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INQUEST’s Parliamentary event 11 February: Deaths in Mental Health Detention: An investigation framework fit for purpose?
17 March 2015
(INQUEST's Co-Director Deborah Coles and Michael Antoniou, bereaved family member)
On Wednesday 11 February, INQUEST published a ground breaking report: Deaths in Mental Health Detention: An investigation framework fit for purpose?, to a packed house in parliament.
This thought provoking and engaging event brought together a diverse mix of over 60 policymakers, parliamentarians, bereaved families, lawyers and mental health charities.
Deborah Coles, INQUEST Co-Director, opened the discussion by introducing the key findings and concerns:
“INQUEST’s findings indicate that on average three people die in mental health settings per week. Yet no independent investigative mechanism is in place to investigate these deaths. INQUEST is calling for a more open culture which enables learning to prevent the future deaths of vulnerable individuals.”
The event considered the main findings of INQUEST's report:
- The high number of deaths in mental health settings (for detained and de-facto detained patients) by comparison to any other death in a detained setting (i.e. in police custody, immigration detention centre, prison).
- The lack of an independent mechanism to investigate mental health deaths pre-inquest, similar to one following police or prison deaths, and the impact this has on bereaved families and on public confidence
- The need for better collation and publication of statistics on deaths of mental health in-patients to make fundamental changes to policy and practice and prevent further fatalities.
Michael Antoniou, husband of Janey Antoniou who died in mental health detention, shared his personal story, highlighting the difficulties he faced when seeking information about his wife’s death
"There was a total lack of cooperation from the trust’s legal team. They lost sight of what really mattered. Every step of the way was a struggle. I had amazing support from INQUEST but I think majority of the people would find it impossible to get this support… This is not about stats. This is someone’s family member."
The work of INQUEST was also highly praised by a number of speakers. Lord Kamlesh Patel commented, "It is amazing that a small team of seven produces such high quality work. I have a tremendous amount of respect for the work INQUEST does.”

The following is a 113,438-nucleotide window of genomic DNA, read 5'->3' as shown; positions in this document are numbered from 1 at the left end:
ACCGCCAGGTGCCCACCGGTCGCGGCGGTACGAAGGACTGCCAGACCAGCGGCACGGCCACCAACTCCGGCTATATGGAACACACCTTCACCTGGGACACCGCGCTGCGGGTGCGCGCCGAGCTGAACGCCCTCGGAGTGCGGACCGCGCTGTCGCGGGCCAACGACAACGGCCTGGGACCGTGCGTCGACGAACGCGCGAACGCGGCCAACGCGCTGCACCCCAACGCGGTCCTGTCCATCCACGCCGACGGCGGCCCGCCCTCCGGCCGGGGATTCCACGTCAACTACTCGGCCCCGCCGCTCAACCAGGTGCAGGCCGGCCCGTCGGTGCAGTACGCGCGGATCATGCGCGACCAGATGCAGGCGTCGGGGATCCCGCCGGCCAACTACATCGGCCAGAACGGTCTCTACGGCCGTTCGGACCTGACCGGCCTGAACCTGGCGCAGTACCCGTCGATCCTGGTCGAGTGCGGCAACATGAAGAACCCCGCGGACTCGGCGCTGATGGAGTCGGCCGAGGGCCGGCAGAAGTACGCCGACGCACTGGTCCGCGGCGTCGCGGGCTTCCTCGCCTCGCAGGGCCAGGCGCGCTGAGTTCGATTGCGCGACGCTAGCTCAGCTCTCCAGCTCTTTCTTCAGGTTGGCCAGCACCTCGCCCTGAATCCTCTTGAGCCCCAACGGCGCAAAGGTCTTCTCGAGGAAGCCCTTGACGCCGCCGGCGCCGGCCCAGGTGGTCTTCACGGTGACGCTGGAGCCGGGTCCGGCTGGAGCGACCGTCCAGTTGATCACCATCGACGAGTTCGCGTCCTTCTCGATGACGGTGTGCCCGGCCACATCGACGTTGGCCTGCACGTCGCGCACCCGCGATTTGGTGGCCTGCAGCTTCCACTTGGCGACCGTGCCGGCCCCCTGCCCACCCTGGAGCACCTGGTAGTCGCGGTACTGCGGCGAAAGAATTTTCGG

And Jeremy Corbyn added,“My thanks to INQUEST not just for the report but all the other work. You have incredible determination.”
INQUEST is extremely grateful to all the families who travelled the distance to attend the event and who shaped the findings and objectives of our report. A further thanks goes to all the cross party Parliamentarians who declared their support for the work INQUEST carries out, including Lord Patel, Lord Rambotham, Baroness Stern, Lord Harris, Alison Seabeck MP, James Morris MP, Virendra Sharma MP, Charles Walker MP and Jeremy Corbyn MP.
Based on this extremely successful event, we are delighted that Jeremy Corbyn MP and Luciana Berger MP, raised our concerns during a parliamentary debate on mental health on Thursday 12 February. And we are extremely grateful to Charles Walker MP for holding an adjournment debate to discuss our findings on 27 February, where he commented, “I congratulate Deborah Coles and INQUEST on publishing an extremely important document”
INQUEST will ensure that this report continues to shape our future campaigning and policy work and that the issues remain on the agenda.
‘The decision to publish the Cass report is an extraordinary victory for INQUEST… Belatedly, it lifts another layer of camouflage from the secrets, lies and impunity that prevail in large sections of the British state and make such terrible events not merely possible but more likely…What INQUEST, Celia Stubbs and countless others around the world – say, the Mothers and Grandmothers of the Disappeared in Argentina – keep reminding us is not just that the instincts of the powerful are wrong, but that they can also be defeated, however long it may take.’
– David Ransom, friend of Blair Peach and former editor of New Internationalist magazine